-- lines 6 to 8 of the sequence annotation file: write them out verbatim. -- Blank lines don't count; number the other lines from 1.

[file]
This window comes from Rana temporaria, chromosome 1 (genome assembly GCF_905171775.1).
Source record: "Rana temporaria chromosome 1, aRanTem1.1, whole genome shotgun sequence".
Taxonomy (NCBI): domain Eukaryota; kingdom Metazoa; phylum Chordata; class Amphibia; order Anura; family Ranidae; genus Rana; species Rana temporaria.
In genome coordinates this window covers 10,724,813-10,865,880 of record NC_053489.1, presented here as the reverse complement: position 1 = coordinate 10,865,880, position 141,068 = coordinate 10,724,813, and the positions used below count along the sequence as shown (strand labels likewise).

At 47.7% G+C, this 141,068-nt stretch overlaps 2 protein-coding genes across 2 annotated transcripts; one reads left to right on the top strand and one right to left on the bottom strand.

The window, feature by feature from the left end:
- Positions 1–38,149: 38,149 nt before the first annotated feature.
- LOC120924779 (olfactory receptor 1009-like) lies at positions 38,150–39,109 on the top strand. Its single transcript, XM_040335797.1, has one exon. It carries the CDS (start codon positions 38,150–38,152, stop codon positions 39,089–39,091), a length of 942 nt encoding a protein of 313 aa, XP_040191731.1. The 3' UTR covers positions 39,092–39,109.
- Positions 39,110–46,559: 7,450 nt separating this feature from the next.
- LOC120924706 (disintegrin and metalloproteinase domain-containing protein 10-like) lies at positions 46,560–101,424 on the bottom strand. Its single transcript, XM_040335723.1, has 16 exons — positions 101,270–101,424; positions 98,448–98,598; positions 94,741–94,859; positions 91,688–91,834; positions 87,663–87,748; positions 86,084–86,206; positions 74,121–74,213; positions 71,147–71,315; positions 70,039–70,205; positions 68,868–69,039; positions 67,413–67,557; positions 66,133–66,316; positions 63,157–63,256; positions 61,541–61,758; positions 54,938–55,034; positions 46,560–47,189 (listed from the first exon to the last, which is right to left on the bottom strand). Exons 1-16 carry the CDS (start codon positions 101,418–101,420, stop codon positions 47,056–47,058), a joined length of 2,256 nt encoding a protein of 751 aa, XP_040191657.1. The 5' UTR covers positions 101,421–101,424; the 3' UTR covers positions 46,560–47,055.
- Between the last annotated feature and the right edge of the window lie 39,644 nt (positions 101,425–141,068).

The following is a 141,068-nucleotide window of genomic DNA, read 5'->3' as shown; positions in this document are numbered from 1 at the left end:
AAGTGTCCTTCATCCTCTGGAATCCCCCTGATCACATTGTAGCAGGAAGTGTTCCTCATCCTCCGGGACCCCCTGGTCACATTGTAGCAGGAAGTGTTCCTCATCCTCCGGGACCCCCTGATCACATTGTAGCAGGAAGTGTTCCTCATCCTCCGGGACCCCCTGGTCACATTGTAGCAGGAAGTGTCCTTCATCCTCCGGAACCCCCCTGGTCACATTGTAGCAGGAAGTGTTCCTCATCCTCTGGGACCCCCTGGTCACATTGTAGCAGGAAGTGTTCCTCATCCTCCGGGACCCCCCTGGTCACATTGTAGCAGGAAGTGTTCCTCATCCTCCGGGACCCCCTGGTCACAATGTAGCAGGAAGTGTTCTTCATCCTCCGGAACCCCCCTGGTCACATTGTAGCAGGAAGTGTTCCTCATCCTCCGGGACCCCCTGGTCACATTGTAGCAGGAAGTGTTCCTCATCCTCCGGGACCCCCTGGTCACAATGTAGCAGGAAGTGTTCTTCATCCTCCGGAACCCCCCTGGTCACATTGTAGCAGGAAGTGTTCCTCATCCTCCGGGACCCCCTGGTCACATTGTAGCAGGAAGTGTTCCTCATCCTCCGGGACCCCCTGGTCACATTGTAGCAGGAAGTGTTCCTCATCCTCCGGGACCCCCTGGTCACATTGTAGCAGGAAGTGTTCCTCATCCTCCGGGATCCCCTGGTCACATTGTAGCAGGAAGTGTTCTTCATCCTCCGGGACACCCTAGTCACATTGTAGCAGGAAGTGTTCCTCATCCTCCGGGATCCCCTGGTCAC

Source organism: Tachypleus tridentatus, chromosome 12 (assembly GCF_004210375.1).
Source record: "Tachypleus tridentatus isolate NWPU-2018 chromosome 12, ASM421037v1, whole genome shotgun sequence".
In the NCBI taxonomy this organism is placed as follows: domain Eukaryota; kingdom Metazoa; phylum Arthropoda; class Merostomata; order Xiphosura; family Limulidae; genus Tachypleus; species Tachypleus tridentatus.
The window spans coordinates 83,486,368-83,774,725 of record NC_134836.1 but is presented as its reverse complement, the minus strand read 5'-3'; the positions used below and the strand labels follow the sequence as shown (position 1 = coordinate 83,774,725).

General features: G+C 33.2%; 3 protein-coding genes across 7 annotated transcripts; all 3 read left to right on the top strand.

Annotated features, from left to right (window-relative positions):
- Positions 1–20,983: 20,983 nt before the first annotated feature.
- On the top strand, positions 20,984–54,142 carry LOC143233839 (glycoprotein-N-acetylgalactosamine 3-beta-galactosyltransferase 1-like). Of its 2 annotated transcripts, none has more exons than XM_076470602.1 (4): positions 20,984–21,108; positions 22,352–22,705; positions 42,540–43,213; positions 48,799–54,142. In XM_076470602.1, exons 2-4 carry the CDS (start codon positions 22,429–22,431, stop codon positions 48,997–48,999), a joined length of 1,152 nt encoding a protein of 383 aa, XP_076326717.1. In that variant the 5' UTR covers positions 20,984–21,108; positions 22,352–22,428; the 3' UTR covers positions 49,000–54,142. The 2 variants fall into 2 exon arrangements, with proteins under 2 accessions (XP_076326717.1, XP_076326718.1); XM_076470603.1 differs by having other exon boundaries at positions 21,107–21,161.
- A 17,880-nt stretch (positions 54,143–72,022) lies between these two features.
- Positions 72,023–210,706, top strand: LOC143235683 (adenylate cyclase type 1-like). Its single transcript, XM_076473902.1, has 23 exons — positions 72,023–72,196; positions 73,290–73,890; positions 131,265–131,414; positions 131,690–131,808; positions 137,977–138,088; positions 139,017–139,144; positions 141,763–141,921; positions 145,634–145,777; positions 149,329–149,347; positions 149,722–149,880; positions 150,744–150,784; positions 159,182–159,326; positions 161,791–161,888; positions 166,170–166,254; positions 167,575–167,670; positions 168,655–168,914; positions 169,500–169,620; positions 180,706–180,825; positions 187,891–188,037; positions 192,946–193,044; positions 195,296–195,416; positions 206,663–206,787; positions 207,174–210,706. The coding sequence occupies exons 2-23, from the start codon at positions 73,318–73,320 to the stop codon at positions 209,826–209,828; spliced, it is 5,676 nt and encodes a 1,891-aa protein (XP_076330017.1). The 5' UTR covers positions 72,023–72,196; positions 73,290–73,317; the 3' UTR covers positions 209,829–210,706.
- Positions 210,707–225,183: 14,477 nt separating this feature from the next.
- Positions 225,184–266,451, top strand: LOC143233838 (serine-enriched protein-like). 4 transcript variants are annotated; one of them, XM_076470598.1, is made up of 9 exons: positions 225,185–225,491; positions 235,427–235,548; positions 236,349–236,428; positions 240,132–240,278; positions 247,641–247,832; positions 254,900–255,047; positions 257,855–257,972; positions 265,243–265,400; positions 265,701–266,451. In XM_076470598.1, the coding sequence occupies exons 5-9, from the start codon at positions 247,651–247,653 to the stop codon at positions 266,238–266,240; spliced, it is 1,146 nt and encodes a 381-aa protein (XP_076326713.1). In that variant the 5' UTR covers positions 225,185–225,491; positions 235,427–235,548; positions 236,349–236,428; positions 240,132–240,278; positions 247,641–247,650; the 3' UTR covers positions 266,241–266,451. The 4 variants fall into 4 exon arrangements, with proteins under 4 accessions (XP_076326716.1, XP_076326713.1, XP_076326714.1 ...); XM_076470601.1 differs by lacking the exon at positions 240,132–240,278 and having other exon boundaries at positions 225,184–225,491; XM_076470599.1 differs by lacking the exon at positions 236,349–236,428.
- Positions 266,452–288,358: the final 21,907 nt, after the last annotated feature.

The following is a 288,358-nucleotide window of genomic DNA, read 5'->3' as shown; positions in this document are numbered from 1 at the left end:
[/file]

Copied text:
The window, feature by feature from the left end:
- Positions 1–38,149: 38,149 nt before the first annotated feature.
- LOC120924779 (olfactory receptor 1009-like) lies at positions 38,150–39,109 on the top strand. Its single transcript, XM_040335797.1, has one exon. It carries the CDS (start codon positions 38,150–38,152, stop codon positions 39,089–39,091), a length of 942 nt encoding a protein of 313 aa, XP_040191731.1. The 3' UTR covers positions 39,092–39,109.